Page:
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In last week’s blog I talked about the fact that an apology can have a powerful effect at mediation (or in life). A sincere, heartfelt apology may help the parties settle a case that could not otherwise have been resolved at all, may save the considerable expense of going to trial, and may spare everyone the risks and stress of trial. But the apology also has a power unrelated to money, because it addresses the emotions that cannot be addressed by the litigation.

Despite that potential, an apology is not the cure-all for difficult litigation. Sometimes an apology would be ineffective, or even inappropriate. Here are six factors that can help you decide whether you should apologize at mediation in your case.

1 — Does the other side have hurt feelings?

If the other side has hurt feelings, you should at least think through the issue of apologizing. Some purely corporate disputes do not have a true, emotional side, and in those cases apologies are not relevant. Most disputes, however, do.

2 — Is your client actually sorry?

While in general apologies are underused at mediation, sometimes they are, quite simply, inappropriate. When your client in fact does not feel sorry for what happened — for example, when the defendant does not believe he is the one who harmed the plaintiff — it may actually hurt your case if the client mumbles a clearly-insincere apology. Heartfelt apologies help, but casual, insincere ones may insult the plaintiff.

3 — Can your client make a sincere-sounding apology?

Consider whether your client has the “people skills” to communicate a sincere apology. If your client is going to apologize, you want it to be effective. If an apology comes across as insincere, it may backfire.

Two public relations professors at California Lutheran University studied several apology videos posted on Youtube, focusing on the comments that people made below the video. They found just what you might suspect: “Perceptions of apology sincerity were related strongly to forgiveness,” whereas “perceptions of insincerity related to commenters withholding forgiveness.” Jean Kelso Sandlin & Monica L. Gracyalny, Seeking Sincerity, Finding Forgiveness: YouTube Apologies as Image Repair, 44 Pub. Relations Rev. § 4.3.4 (Sept. 2018).

4 — Has your client taken steps to make sure that the conduct will not happen again? (Bonus.)

Apologies are most effective when the person apologizing can give a concrete explanation of what went wrong and what steps are being taken to make sure that it never happens again. It makes good sense to have your client apologize when he is prepared to back up his words with actions — or even better, already has done so.

Don’t write off an apology just because this factor does not apply, however. For example, in cases that involve serious injuries, the defendant may want to express sympathy for the plaintiff’s suffering, even if the defendant does not acknowledge that he is the cause of the injuries.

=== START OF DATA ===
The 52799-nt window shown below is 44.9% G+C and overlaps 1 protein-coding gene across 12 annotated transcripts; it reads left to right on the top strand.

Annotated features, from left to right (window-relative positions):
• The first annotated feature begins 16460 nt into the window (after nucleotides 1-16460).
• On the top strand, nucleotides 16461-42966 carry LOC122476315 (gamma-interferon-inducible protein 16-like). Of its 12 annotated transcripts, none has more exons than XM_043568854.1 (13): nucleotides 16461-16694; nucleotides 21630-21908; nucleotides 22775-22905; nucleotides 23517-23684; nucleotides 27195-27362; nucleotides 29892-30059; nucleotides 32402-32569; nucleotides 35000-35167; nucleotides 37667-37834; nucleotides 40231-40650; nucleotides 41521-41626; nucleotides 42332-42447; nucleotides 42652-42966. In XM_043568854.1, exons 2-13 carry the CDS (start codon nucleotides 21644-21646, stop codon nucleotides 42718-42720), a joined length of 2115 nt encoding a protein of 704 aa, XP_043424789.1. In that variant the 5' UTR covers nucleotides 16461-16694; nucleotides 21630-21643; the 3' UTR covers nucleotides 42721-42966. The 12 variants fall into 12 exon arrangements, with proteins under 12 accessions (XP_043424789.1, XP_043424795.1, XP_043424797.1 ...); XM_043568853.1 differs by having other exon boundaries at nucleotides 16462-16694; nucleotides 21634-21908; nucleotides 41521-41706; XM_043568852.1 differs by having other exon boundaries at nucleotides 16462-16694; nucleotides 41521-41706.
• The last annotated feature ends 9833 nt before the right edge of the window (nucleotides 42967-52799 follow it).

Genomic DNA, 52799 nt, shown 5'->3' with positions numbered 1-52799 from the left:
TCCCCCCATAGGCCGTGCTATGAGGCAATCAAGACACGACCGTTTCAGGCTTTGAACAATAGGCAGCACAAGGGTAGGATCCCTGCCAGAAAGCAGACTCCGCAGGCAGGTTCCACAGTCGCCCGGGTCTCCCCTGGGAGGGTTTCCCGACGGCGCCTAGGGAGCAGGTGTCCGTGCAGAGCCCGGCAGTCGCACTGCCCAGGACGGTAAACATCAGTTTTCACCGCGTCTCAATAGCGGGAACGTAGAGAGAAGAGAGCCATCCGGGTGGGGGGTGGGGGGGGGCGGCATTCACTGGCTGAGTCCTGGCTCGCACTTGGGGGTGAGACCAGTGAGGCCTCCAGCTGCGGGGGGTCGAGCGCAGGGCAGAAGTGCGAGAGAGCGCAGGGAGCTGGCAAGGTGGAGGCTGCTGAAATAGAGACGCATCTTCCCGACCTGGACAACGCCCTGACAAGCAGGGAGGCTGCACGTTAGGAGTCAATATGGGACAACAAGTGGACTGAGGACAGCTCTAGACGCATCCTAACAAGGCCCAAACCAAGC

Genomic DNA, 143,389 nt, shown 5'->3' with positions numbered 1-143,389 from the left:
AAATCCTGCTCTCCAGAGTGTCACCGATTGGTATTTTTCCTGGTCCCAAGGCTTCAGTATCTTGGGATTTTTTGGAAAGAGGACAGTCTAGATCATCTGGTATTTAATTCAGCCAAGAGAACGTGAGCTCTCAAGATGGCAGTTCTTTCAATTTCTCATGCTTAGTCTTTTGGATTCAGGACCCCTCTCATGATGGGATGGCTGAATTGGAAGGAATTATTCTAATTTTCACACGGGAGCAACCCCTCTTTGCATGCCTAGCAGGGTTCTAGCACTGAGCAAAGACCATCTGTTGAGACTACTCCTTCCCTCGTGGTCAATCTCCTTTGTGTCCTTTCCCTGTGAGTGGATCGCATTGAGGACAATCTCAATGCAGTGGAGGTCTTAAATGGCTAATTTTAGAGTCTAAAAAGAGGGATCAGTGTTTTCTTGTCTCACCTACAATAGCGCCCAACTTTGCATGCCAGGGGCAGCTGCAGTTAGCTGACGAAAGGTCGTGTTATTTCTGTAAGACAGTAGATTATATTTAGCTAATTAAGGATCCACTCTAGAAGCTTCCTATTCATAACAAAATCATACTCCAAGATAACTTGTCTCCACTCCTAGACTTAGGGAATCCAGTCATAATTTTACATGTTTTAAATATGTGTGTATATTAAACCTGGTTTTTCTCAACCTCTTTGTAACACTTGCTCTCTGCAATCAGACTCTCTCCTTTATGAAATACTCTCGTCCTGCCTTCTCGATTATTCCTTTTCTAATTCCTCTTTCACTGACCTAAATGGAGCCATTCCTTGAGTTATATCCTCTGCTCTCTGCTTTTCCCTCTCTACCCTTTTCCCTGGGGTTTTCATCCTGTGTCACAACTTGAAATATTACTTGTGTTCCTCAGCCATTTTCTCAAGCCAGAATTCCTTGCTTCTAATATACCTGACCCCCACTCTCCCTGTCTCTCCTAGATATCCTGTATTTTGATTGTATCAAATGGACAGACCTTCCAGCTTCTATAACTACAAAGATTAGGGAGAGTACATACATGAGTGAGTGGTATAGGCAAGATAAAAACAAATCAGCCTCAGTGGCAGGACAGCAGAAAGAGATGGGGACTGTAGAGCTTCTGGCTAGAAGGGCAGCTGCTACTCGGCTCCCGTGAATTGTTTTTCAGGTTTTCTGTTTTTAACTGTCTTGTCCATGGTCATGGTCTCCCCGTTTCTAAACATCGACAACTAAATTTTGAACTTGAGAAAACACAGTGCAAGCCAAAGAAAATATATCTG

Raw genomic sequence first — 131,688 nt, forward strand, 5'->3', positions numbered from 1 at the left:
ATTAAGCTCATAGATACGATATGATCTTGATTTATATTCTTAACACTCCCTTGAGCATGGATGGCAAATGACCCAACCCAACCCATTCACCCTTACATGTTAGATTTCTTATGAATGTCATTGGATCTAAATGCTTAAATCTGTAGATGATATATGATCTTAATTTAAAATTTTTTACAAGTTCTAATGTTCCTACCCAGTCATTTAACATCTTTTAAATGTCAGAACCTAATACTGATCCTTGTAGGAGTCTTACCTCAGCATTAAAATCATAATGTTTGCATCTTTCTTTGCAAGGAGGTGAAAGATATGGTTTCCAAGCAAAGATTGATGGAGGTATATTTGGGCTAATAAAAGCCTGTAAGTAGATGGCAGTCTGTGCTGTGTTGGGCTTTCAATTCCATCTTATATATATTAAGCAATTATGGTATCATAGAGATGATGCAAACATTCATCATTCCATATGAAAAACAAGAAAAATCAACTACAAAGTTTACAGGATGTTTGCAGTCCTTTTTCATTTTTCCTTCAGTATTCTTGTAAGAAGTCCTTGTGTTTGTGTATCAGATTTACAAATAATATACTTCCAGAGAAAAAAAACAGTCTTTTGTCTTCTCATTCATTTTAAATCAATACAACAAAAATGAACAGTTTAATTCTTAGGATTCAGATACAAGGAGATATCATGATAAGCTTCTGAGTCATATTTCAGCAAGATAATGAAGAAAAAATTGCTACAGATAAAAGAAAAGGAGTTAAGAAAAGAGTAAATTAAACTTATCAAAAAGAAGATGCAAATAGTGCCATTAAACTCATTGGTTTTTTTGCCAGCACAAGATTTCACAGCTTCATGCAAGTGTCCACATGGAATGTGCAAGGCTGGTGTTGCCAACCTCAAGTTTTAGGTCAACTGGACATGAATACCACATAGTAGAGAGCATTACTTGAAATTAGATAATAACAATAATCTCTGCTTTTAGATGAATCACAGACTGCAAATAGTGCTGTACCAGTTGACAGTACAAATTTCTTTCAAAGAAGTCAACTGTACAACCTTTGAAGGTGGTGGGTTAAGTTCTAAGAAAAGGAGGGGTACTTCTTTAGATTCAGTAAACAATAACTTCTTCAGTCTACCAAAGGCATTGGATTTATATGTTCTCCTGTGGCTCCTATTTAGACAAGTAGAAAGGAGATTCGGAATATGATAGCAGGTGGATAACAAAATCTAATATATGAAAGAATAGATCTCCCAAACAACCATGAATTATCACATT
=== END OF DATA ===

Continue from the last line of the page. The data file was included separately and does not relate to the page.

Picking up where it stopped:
5 — Is the plaintiff going to be able to accept an apology?

I have had mediations where one party was so upset with the other that it did not even make sense to put them in the same room for the opening statement. If you know for a fact that the other side is not ready to accept an apology, it may not make sense to give one. Be careful, though, that you do not underestimate the power of a sincere apology when feelings run high.

6 — Does your client need to apologize for his own sense of wellbeing?

One of my law school classmates was a priest, and his clerical mentor had been assigned to work with the defendants at the Nuremberg trials. Under the trial rules, the Nuremberg defendants were not permitted to confess and plead guilty. The mentor emerged from the experience with a firm conviction that confession was good for the soul, as the Psalmist said, and that keeping the defendants from confessing had been destructive and morally wrong.

Of course, your client is not being accused of anything remotely like the allegations at the Nuremberg trials. My point is simply that an apology is not just for the benefit of the plaintiff; it also can help the defendant. If your client is toting around a soul-crushing amount of guilt, he may need the apology as much or more than the plaintiff. Just be sure to prepare him for the fact that the plaintiff may not respond, at least overtly, to the apology.

It’s important to remember that mediation is a one-shot chance at making an apology that will not be admissible at trial. If you believe it may help and that your client can make an effective apology, it makes sense to try it.


Lee’s peers have named her a Georgia SuperLawyer every year for two decades.